Cultural exchange could unite mainland China and Taiwan on Japan war history experience, Hong Kong forum participants say
The mainland and Taiwan coming together to write an official account of the second world war is politically unrealistic, HKU forum hears
It is politically unrealistic for the mainland and Taiwan to jointly write an official history of their resistance against Japanese invasion, three academics said at a forum to mark the 70th anniversary of China's liberation from Japan during the second world war.
The event, titled "Going Back to History", was organised by the Hong Kong China Economic Development Association. Held at the University of Hong Kong on Tuesday, the forum drew an audience of more than 200, which included many secondary school pupils.
The three themes of the event were the history of the Tokyo War Crimes Trials, the possibility of cross-strait cooperation in writing the history of Chinese resistance against Japanese invasion, and history education in Taiwan.
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One of the speakers, Professor Wang Hsiao-po, a philosophy teacher at Taiwan's Shih Hsin University, said any joint effort to write an official account of resistance against the Japanese would be fraught with difficulty.
"It's already difficult for the Kuomintang and the Communist Party to agree on who played the leading role in resisting against Japan," he said. "If the Democratic Progressive Party came to power tomorrow, it wouldn't even go to the trouble of arguing with the Communist Party."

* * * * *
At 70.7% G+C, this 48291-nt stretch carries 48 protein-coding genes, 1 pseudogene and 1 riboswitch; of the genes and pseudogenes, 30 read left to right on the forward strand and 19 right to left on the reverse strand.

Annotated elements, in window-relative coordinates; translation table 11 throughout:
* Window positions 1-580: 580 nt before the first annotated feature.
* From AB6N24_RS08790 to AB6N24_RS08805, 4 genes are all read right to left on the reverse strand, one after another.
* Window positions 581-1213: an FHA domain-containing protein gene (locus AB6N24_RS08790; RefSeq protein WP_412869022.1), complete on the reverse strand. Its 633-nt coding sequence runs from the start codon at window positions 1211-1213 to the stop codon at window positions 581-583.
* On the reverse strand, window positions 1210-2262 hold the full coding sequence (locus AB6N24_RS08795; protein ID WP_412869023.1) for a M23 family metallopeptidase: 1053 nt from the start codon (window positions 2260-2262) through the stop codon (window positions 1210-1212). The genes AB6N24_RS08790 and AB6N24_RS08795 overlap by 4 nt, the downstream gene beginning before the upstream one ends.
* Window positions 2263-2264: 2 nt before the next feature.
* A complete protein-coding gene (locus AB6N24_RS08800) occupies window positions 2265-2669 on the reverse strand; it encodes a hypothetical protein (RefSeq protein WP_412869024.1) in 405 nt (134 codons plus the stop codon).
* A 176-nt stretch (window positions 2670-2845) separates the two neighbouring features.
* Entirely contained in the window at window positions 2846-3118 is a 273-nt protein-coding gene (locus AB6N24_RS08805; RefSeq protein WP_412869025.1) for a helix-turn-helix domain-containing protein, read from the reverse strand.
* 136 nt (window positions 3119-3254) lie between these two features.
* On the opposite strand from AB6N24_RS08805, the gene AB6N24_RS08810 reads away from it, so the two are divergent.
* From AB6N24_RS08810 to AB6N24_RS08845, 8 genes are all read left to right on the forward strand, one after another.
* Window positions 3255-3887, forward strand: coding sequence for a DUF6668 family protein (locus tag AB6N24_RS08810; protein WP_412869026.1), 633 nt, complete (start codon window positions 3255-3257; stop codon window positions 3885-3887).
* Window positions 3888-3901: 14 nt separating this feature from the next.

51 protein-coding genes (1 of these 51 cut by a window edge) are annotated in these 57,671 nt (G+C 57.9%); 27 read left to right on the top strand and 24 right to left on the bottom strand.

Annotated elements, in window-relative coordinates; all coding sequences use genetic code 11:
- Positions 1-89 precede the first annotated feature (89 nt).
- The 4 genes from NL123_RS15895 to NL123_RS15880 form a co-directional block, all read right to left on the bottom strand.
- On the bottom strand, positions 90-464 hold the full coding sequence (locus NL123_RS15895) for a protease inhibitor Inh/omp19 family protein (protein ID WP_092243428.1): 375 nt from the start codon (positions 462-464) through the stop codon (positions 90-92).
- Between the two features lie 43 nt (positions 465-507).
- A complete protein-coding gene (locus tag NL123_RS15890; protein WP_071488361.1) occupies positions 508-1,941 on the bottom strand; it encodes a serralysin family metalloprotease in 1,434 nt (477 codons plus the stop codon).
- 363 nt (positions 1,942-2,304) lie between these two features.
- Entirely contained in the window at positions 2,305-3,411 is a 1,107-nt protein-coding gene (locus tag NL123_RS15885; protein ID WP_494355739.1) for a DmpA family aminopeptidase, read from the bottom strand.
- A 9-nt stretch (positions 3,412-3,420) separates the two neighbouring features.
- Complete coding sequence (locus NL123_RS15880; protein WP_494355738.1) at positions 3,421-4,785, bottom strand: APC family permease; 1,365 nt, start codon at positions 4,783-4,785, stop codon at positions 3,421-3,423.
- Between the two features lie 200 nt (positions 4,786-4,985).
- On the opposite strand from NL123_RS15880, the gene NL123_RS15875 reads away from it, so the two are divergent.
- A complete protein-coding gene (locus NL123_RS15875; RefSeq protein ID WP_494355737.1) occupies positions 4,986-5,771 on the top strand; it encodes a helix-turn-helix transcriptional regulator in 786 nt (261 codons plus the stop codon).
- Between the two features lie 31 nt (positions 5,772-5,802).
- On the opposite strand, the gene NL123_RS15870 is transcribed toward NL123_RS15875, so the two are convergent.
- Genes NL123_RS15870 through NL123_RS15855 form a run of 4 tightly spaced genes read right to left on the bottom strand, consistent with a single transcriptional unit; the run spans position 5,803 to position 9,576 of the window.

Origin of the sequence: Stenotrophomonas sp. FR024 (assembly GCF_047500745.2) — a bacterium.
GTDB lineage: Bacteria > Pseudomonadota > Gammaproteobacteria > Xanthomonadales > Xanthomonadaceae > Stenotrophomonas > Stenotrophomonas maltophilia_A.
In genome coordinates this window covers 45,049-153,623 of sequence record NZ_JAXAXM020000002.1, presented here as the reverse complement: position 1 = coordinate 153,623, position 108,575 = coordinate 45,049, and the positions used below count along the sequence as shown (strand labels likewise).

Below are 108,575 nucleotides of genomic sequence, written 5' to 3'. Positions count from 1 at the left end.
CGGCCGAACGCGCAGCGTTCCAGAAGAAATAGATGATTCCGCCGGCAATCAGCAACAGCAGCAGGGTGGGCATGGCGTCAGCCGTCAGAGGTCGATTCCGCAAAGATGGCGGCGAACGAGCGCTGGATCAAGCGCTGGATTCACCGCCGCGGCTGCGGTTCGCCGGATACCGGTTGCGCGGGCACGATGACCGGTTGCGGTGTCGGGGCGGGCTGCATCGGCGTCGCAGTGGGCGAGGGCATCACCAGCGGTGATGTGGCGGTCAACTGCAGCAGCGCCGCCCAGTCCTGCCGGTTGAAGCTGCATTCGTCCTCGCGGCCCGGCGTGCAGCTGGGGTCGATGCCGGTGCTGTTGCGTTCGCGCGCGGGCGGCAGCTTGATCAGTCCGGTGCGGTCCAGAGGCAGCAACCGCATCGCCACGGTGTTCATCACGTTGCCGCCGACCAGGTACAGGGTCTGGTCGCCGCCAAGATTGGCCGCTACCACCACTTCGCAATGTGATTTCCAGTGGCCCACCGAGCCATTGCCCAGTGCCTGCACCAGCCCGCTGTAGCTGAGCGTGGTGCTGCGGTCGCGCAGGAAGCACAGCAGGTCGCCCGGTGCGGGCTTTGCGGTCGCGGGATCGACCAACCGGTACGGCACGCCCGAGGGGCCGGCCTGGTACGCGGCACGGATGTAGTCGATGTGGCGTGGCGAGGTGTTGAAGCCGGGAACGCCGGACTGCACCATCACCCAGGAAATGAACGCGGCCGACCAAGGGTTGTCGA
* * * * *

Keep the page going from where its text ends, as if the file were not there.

Wang, a member of political group Alliance for the Reunification of China, served as convenor of a curriculum adjustment task force under Taiwan's education ministry. He was a key figure in spearheading the Taiwanese government's proposed changes to the high school curriculum which turned into a political row earlier this year as opponents and students accused the ministry of promoting a pro-mainland view of Taiwan's history.
He said the political atmosphere in Taiwan had made revisions to history textbooks difficult and there was an absence of government funding to support research on the history of the second world war.
"But at the civil level, people can still write history freely," he said.
Professor Xiang Longwan, honorary director of the Centre for Tokyo Trial Studies at Shanghai Jiao Tong University, and Professor Chiu Yu-lok, a historian at the Open University of Hong Kong, shared Wang's view.
Chiu said concerted efforts were still possible at the level of cultural exchange, but politically the likelihood of launching official joint research was slim.
Xiang said some scholars had been advocating combining expertise from the mainland and Taiwan and even from Japan to co-write a history of the second world war, and he hoped the idea would one day materialise.